Padel is one of the world’s fastest growing racquets sports. It’s currently played by over twenty-five million people worldwide – and its popularity is rapidly increasing in the UK.

Ready to find out why so many people are falling for Padel? We’ll explain what you need to know.

What makes Padel tennis different from traditional tennis?

A padel racquet on a court with two tennis balls.
  • First off, there’s the court: it’s half the size of a normal tennis court.
  • Then there’s the enclosure: this is framed by either Perspex or wire. Like in squash, the framing means you can hit the ball against the rear or sides of the court, in attack or when returning.
  • Next there are the ‘Padels’ themselves: made of plastic and foam, they’re kind of like giant table tennis bats and can deliver impressive force while being relatively light to hold. Only underarm serves are allowed in the game, although once the point begins, you can use whatever stroke you want.
  • The balls are adapted too: in order to reduce their pressure. In fact, most amateur and club games use standard tennis balls, which they de-pressurise with the help of a needle.

The combination of the smaller playing area, and the similarities to squash in allowing the back and side walls to become part of the game, gives Padel much more speed.

How does Padel work and what are the rules?

A woman on a padel court about to hit an underarm shot.

Padel is tactical, exciting and really addictive. It’s a low-impact, high-energy cardio workout that can be enjoyed by pretty much everyone.

  • The scoring is identical to tennis.
  • In Padel, all play begins with an underarm serve from the right service court into the opponent’s court, diagonally across.
  • The server must allow the ball to bounce once before hitting it and the ball must be hit at or below waist level.
  • The server must keep at least one foot on the ground when hitting the serve.
  • The server’s feet may not touch or cross the service line while serving.
  • Contact with the ball across the centre service line is allowed.
  • The serve must land in the opponent’s service box.
  • If the ball bounces in the service box and strikes the side or back wall, it is a valid serve and must be played by the opposing player.
  • If the ball hits the net, then bounces in the service box and strikes the side or back wall, it is a let and must be replayed.
  • If the ball lands in the service box and hits the wire fencing, it is considered a fault.
  • If the ball hits the net, then lands in the service box and hits the wire fencing, it is considered a fault.
  • Like tennis, in Padel, you get a second serve.
  • What classifies as ‘in’:
    • The following are allowed:
      • The lines on the court are considered in play only during the initial serve. Otherwise, they are not a factor in determining the outcome of each point in the game.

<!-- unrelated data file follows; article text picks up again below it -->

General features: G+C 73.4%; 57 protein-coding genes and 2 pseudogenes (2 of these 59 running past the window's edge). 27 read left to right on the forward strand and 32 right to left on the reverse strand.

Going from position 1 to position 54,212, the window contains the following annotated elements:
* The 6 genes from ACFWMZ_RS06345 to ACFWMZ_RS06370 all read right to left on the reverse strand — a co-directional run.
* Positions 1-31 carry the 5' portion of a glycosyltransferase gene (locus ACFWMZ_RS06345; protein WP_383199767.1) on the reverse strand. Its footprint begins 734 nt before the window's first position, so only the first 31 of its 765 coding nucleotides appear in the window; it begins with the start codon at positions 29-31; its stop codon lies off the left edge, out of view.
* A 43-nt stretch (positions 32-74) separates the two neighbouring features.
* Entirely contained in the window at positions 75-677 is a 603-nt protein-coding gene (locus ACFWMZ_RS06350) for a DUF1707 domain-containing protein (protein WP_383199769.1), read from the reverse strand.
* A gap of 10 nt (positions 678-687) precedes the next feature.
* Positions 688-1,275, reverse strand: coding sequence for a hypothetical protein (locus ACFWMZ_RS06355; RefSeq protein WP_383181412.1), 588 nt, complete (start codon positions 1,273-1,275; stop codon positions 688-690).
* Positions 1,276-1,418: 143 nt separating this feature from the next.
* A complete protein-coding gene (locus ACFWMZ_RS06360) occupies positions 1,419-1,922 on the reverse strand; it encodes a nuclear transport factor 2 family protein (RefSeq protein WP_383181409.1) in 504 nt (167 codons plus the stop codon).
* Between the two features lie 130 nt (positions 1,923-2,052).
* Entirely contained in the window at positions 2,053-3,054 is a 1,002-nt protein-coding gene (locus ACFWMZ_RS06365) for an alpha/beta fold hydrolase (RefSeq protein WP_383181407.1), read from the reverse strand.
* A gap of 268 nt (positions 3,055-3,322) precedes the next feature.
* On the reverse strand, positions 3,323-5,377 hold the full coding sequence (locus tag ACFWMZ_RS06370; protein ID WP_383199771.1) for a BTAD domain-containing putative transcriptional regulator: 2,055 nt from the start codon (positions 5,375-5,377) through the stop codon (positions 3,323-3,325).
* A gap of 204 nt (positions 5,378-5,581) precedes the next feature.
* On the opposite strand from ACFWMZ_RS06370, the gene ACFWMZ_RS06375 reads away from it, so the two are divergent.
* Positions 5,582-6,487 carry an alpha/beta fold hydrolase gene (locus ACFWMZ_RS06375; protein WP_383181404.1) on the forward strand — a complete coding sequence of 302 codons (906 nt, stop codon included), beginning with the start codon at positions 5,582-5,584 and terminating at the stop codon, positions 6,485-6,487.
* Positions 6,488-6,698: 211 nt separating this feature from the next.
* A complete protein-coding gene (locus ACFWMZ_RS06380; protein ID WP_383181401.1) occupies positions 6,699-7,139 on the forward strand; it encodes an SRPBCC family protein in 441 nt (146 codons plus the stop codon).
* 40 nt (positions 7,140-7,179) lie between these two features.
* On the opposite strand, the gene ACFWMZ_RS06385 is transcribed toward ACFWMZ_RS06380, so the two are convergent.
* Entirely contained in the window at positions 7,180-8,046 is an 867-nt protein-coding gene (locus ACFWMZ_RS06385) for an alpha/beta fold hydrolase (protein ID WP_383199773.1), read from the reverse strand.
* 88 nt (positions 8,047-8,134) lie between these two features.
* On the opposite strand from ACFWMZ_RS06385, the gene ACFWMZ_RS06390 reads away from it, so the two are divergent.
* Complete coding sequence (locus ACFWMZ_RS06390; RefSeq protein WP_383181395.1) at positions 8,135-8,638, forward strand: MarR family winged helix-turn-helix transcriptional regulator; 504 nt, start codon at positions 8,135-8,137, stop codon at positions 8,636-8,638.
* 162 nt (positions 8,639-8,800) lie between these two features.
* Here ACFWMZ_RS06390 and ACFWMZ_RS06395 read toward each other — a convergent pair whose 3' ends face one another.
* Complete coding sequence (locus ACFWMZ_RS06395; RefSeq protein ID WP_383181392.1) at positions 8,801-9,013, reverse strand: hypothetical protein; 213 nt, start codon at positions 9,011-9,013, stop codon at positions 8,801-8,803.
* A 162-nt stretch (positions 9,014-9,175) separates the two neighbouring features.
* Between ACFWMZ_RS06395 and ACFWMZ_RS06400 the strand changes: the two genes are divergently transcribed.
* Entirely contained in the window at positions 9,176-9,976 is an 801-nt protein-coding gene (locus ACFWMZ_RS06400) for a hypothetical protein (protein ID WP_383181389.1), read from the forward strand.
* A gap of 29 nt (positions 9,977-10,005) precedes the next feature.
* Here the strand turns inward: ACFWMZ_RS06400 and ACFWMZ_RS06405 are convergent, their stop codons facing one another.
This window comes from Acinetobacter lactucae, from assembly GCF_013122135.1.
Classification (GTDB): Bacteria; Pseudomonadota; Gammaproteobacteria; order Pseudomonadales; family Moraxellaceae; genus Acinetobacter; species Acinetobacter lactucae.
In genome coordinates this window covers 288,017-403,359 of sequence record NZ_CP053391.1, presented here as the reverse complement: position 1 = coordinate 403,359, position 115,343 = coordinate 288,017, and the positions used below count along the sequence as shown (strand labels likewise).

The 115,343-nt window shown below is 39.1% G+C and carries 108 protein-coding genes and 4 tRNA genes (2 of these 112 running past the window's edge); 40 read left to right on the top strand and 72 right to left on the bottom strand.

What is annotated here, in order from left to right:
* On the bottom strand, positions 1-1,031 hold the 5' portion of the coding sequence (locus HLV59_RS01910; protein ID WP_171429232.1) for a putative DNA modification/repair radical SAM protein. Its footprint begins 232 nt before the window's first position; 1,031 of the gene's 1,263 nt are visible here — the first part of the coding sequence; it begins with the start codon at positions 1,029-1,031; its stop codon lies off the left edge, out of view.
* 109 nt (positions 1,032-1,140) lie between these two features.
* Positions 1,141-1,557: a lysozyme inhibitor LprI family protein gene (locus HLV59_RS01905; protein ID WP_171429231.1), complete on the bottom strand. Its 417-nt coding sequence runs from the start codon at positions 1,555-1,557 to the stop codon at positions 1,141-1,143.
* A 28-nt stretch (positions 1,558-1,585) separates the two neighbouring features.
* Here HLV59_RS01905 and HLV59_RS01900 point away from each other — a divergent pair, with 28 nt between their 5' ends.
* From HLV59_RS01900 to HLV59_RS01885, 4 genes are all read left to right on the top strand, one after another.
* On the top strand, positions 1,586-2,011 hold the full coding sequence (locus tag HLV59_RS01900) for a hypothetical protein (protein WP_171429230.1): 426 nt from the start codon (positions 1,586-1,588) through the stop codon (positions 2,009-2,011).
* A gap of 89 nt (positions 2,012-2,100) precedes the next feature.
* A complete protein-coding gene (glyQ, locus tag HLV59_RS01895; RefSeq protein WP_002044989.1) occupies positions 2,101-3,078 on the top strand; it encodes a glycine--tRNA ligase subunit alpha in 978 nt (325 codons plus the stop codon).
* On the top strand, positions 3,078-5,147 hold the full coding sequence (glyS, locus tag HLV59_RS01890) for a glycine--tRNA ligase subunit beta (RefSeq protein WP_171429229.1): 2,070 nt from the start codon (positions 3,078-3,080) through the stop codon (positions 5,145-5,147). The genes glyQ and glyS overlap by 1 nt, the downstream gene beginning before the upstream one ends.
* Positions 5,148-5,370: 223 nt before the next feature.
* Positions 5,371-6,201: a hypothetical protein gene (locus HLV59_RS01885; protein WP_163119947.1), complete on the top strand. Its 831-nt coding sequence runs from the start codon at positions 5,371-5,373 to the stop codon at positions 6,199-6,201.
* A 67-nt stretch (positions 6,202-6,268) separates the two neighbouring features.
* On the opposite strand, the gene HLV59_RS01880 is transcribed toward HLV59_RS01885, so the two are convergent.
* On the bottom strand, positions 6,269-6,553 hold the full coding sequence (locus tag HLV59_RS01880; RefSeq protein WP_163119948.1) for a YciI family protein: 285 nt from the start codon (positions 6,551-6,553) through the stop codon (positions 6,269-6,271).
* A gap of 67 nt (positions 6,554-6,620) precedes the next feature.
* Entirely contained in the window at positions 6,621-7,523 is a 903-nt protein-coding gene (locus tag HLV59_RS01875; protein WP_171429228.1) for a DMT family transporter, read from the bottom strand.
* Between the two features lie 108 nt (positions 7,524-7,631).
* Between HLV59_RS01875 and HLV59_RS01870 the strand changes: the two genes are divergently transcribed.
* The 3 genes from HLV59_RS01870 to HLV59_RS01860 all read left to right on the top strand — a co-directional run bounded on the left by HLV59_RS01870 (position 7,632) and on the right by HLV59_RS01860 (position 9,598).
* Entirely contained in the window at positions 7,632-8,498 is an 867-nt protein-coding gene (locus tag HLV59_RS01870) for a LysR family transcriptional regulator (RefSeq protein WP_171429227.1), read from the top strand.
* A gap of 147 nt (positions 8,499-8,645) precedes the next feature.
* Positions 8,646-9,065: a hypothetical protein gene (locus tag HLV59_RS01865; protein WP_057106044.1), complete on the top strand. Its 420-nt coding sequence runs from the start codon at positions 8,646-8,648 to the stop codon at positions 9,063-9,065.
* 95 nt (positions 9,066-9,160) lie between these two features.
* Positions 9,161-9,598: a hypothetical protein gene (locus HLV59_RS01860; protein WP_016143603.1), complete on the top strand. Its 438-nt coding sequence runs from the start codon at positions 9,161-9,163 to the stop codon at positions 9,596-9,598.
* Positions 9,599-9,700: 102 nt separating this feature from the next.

• All players are permitted to play a ball off any of the walls on their side of the court.
  • What classifies as ‘out’:
    • The opposition wins a point if:
      • The ball bounces twice in any area on your side of the court.
      • The ball strikes you or your teammate while in play
      • The ball hits the wire fencing, posts, or any other fixture before going over the net or landing on the opponent’s court.
      • The ball hits the wire fence or walls before bouncing on the opponent’s side of the court.

Is Padel tennis a good workout?

Two people playing a volley in a game of padel on an outdoor court.

There may be lighter bats, smaller courts and softer balls, but Padel can still give you a really good workout. The great thing about it is that even at its gentlest, it tests stamina, flexibility, and reaction times. As you practise and become more skilled, your game can become more challenging if you want it to.

Who is Padel for and where can I play?

The pace, energy and fun Padel offers makes it a great game for all ages and abilities. You don’t need to have played any other kind of racquets sport to get started.

We currently have courts in David Lloyd Acton Park, Bicester, Bristol Westbury, Bushey, Cheadle, Chigwell, Edinburgh Shawfair, Glasgow Rouken Glen, Harrogate, Manchester Trafford City, Poole, Raynes Park, Rugby, Southampton West End and York. With Padel’s popularity growing in the UK, Padel courts are coming soon to David Lloyd Cheshire Oaks, Eastbourne and Nottingham West Bridgford. This will make David Lloyd Clubs the UK’s biggest Padel provider.

Summary
What is padel tennis?
Article Name
What is padel tennis?
Description
It's one of the world's fastest growing racquets sports - but what does it involve and how is it different from tennis?
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David Lloyd
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